The federal legislation on prison rape making its way through Congress this week is the result of work by an eclectic alliance of human rights, legal advocacy, Jewish reform, and evangelical Christian organizations, The Hill newspaper says.
The Senate passed the Prison Rape Elimination Act on Monday. The bill requires the Justice Department to collect statistics on the problem nd allocate $40 million to state and local programs to help stop it. The measure is pending in the House.
Rep. Frank Wolf (R-Va.), who sponsored the bill in the House, credits Michael Horowitz of the Hudson Institute for the bill’s likely passage. Horowitz, a former Reagan administration official, had worked to pass legislation cracking down on religious persecution and sexual trafficking by building unusual coalitions. He told The Hill he decided to combat prison rape while having lunch a couple of years ago with Linda Chavez, a conservative activist. “She said ‘I have always thought what is so outrageous is that prison rape has never been effectively dealt with,’” Horowitz recalled.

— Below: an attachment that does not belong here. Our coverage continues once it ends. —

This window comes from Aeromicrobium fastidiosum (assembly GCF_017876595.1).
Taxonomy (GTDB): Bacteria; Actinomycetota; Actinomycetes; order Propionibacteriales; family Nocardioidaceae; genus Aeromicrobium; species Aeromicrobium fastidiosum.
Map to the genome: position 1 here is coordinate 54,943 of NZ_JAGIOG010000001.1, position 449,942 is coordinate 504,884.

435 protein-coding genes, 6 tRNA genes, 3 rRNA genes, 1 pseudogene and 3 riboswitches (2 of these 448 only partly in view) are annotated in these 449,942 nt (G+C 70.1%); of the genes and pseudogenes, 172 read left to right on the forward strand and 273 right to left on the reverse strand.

Horowitz began reaching out to liberals and conservatives, such as Chuck Colson’s Prison Fellowship Ministries, Amnesty International, Human Rights Watch, and mental health experts. Horowitz first approached Wolf, who chairs the Appropriations Subcommittee on Commerce-State-Justice and the Judiciary.
As a subcommittee chair with interest in the moral and legal problems posed by prison rape, Wolf decided to get involved. The group also approached Rep. Bobby Scott (D-Va.), a key member on the House Judiciary Committee. Scott said he favored the bill because it would reduce recidivism rates and that men released from prison would be less prone to violence. In the Senate, Horowitz aznd John Kaneb, a Massachusetts GOP fundraiser who bankrolled a Human Rights Watch study of prison rape, approached Sen. Edward Kennedy (D-Mass.) and his top legal aide, Robin Toone, a Yale Law School graduate who has authored a book on prisoners’ rights.